Snowdrops – when You See These, You Know Spring Is Almost Here!

Learn about Snowdrops in an instant with this information, activity, and free printable!

Ahh, spring is in the air. There’s a warm breeze blowing, birds chirping, and snowdrops dotting the ground! But don’t get lulled into a false sense of the season – old man winter can still rear his frozen head.

Snowdrops are one of the first flowers to appear each spring. These blooms typically appear as soon as the temperatures are regularly above freezing – depending on where you live this can be in February or March. But don’t be fooled by their delicate appearance, they are extremely cold tolerant. In fact, they can withstand the snow, hail, and frigid wind that comes with a spring snow shower.

Snowdrops have only one flower per stem. These flowers have three white outer petals that hang down over a greenish white inner flower. The shape of a snowdrop is perfect for being pollinated by a sluggish bee, which is one of the few insects awake and moving during this time of year.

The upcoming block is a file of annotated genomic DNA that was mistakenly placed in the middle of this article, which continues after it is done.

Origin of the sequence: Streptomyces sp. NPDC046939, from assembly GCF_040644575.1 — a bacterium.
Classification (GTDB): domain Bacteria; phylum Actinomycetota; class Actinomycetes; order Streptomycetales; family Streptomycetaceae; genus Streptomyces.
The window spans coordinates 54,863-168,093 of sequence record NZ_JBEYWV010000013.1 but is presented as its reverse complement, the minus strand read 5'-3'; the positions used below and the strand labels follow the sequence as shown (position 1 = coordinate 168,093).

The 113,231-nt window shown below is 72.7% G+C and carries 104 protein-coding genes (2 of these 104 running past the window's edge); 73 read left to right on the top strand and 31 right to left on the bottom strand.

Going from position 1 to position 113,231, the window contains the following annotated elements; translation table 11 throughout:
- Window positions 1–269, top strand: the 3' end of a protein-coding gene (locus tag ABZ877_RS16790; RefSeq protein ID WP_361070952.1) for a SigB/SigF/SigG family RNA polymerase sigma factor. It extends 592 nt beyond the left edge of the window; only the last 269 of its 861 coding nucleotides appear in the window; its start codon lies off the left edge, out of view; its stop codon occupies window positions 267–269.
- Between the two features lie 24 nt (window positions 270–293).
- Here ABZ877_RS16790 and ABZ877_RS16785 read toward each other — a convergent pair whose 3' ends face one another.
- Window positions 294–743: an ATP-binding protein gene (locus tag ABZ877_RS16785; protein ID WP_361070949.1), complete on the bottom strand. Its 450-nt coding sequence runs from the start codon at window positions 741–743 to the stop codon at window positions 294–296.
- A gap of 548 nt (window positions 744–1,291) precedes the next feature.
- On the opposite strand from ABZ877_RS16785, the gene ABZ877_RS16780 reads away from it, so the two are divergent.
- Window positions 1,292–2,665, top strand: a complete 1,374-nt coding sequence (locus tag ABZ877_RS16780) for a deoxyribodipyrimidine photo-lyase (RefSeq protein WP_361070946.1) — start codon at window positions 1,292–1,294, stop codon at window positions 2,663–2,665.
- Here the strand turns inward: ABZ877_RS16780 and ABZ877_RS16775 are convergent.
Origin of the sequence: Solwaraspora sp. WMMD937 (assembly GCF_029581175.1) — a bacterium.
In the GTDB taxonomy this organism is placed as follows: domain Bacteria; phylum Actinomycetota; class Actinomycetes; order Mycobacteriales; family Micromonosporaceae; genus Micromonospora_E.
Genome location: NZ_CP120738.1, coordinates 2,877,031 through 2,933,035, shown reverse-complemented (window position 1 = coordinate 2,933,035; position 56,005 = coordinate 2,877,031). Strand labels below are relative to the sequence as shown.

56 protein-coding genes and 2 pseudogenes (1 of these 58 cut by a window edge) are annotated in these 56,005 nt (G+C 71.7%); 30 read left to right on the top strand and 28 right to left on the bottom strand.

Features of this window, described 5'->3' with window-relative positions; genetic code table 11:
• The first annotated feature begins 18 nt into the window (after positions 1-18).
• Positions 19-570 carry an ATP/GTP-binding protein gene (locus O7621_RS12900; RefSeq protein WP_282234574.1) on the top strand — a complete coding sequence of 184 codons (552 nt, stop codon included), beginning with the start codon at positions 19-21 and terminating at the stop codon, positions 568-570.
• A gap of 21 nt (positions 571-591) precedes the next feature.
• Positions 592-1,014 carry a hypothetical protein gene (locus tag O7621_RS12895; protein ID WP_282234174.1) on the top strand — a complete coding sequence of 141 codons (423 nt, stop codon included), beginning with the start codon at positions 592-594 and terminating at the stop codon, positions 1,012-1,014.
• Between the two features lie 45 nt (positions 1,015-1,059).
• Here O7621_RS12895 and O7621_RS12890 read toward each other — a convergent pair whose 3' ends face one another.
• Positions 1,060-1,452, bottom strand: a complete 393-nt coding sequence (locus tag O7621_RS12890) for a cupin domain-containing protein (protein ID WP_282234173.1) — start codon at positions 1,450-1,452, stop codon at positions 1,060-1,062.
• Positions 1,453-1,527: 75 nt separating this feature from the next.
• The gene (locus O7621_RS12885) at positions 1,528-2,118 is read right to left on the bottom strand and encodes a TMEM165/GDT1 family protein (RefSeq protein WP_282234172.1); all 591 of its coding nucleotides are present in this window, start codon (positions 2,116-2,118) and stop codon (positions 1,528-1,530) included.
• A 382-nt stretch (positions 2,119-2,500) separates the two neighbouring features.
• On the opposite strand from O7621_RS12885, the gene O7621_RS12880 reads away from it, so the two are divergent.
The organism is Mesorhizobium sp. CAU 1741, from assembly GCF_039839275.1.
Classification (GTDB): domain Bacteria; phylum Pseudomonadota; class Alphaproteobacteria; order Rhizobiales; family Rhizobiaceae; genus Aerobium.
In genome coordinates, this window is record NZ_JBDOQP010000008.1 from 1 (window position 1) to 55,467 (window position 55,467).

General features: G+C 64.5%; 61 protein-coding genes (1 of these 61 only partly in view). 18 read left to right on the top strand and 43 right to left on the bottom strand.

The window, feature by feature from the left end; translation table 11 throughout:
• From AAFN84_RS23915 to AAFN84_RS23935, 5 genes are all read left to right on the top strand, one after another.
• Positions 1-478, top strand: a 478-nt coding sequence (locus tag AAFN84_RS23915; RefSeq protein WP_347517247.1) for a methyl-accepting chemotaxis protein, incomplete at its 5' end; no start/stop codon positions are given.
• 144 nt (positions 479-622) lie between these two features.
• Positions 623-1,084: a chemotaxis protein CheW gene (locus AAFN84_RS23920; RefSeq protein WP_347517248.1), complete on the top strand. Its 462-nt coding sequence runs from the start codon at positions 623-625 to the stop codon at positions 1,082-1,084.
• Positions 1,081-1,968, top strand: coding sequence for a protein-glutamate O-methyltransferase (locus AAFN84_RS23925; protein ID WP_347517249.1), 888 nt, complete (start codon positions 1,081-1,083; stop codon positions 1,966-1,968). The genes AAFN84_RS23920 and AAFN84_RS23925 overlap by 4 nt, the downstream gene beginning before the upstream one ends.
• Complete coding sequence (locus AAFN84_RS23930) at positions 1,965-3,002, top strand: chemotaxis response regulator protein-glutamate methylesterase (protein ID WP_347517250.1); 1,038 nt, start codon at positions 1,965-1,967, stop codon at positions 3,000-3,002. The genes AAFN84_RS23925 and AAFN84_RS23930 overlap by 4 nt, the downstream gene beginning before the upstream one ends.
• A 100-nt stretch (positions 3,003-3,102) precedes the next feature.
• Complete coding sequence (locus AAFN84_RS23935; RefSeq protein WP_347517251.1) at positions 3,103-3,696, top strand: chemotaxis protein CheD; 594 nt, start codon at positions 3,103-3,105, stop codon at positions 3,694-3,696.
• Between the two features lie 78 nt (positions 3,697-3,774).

Once pollinated, they produce tiny white seeds that secrete a substance very attractive to ants. These ants will transfer the seeds via their tunnels and if conditions are right a new bunch of snowdrops will appear the following year. Snowdrops can also be propagated by the transferring the bulbs they form, just like most spring flowers.

The snowdrop, whose official name is Galanthus nivalis, once grew wild all over Europe and Asia, but now they can be found in forests and gardens around the world. They prefer well-drained soil with full to partial sunlight. These flowers are perennial plants that survive about two years in the wild.

Fun Fact – Galanthamine is a substance that can be isolated from snowdrops – recent research has shown that this chemical can be used to improve sleep and might be useful in the treatment of Alzheimer’s disease.

More Homeschool Science Helps

Related Homeschool Science Activities

Keep the learning going with these science activities!

  • Spring Flower Book – Have your students document the flowers they see appearing this spring! As the weather warms, take a daily walk around your area to see what flowers have appeared. When you see a flower, write down when and where you saw the bloom. Then, take a picture or draw one of your own. Keep adding pages as new flowers appear. Next spring, you can wait to see if those same flowers appear around the same time!
  • Poem – “Snowdrops” by Lord Alfred Tennyson

"Snowdrops" by Lord Alfred Tennyson

Links to Research